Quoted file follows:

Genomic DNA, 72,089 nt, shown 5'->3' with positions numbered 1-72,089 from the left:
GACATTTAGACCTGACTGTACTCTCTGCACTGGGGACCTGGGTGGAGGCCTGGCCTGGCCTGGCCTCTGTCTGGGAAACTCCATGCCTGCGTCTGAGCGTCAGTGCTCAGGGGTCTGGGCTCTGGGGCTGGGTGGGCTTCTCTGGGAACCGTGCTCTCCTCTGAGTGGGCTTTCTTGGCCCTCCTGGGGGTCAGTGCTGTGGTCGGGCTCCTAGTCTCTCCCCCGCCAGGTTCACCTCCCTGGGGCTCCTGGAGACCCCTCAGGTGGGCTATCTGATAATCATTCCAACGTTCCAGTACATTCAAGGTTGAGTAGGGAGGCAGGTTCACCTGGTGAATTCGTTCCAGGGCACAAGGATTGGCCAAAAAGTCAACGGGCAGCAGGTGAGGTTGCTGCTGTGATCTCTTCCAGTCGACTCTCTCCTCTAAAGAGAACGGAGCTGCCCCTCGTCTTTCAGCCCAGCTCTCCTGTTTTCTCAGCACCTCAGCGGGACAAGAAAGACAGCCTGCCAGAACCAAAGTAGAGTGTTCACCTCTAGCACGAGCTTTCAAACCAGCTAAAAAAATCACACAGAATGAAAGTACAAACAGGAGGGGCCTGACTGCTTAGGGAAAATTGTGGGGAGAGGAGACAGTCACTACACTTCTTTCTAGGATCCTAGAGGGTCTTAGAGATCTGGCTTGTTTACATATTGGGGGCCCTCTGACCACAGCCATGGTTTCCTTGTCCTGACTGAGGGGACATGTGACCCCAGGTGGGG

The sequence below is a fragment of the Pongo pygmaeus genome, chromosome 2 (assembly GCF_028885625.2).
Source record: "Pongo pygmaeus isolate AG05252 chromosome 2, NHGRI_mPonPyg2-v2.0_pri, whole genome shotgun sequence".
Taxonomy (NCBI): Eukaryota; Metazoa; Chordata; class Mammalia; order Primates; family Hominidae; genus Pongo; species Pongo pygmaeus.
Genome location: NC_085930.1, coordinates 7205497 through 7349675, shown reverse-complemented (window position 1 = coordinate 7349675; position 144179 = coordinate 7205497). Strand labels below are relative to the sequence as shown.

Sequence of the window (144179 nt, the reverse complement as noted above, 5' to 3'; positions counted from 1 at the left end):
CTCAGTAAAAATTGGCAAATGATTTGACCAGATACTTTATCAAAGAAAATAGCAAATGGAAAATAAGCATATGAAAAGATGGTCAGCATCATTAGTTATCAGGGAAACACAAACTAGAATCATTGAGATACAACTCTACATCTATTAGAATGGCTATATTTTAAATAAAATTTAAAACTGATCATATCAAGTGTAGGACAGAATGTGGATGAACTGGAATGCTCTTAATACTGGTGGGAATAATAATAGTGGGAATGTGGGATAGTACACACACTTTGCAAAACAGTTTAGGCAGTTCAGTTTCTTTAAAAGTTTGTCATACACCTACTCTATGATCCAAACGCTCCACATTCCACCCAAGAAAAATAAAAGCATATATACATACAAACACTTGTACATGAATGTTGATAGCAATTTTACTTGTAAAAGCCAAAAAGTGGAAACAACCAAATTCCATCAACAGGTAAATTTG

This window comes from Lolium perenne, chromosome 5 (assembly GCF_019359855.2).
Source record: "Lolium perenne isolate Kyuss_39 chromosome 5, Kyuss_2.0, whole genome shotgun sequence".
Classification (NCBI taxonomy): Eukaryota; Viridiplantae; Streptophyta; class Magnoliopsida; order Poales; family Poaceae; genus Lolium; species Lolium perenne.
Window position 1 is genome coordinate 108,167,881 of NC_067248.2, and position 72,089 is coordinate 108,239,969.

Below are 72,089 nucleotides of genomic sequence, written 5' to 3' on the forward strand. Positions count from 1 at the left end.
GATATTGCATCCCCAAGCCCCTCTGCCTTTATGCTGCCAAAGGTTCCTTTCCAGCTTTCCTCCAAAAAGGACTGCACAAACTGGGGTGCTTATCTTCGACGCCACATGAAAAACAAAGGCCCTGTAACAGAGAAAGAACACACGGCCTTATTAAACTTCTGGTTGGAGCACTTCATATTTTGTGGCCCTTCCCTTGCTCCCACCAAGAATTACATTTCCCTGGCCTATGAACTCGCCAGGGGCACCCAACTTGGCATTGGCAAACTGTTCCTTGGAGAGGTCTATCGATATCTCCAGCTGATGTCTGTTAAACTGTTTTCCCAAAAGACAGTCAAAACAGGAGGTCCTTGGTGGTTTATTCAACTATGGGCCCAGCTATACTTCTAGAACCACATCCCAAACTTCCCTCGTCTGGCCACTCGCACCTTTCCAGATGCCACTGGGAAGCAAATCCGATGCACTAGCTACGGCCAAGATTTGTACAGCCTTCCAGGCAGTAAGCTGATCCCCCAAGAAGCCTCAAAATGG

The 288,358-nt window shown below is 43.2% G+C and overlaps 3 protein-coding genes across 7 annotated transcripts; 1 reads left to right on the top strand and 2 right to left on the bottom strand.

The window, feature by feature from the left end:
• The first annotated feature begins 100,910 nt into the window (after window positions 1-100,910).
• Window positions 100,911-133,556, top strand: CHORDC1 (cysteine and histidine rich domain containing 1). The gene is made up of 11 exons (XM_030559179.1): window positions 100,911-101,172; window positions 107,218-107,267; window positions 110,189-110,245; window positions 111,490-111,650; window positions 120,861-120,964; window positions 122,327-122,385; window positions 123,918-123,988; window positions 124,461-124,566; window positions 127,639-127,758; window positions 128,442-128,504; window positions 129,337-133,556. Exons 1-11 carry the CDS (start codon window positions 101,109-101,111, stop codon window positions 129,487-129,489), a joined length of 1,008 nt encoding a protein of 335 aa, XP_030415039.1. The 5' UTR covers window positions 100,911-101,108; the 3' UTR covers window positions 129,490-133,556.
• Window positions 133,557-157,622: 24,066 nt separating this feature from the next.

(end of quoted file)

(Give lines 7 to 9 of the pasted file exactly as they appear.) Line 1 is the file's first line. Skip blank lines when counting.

Sequence of the window (144179 nt, the reverse complement as noted above, 5' to 3'; positions counted from 1 at the left end):
CTCAGTAAAAATTGGCAAATGATTTGACCAGATACTTTATCAAAGAAAATAGCAAATGGAAAATAAGCATATGAAAAGATGGTCAGCATCATTAGTTATCAGGGAAACACAAACTAGAATCATTGAGATACAACTCTACATCTATTAGAATGGCTATATTTTAAATAAAATTTAAAACTGATCATATCAAGTGTAGGACAGAATGTGGATGAACTGGAATGCTCTTAATACTGGTGGGAATAATAATAGTGGGAATGTGGGATAGTACACACACTTTGCAAAACAGTTTAGGCAGTTCAGTTTCTTTAAAAGTTTGTCATACACCTACTCTATGATCCAAACGCTCCACATTCCACCCAAGAAAAATAAAAGCATATATACATACAAACACTTGTACATGAATGTTGATAGCAATTTTACTTGTAAAAGCCAAAAAGTGGAAACAACCAAATTCCATCAACAGGTAAATTTG

This window comes from Lolium perenne, chromosome 5 (assembly GCF_019359855.2).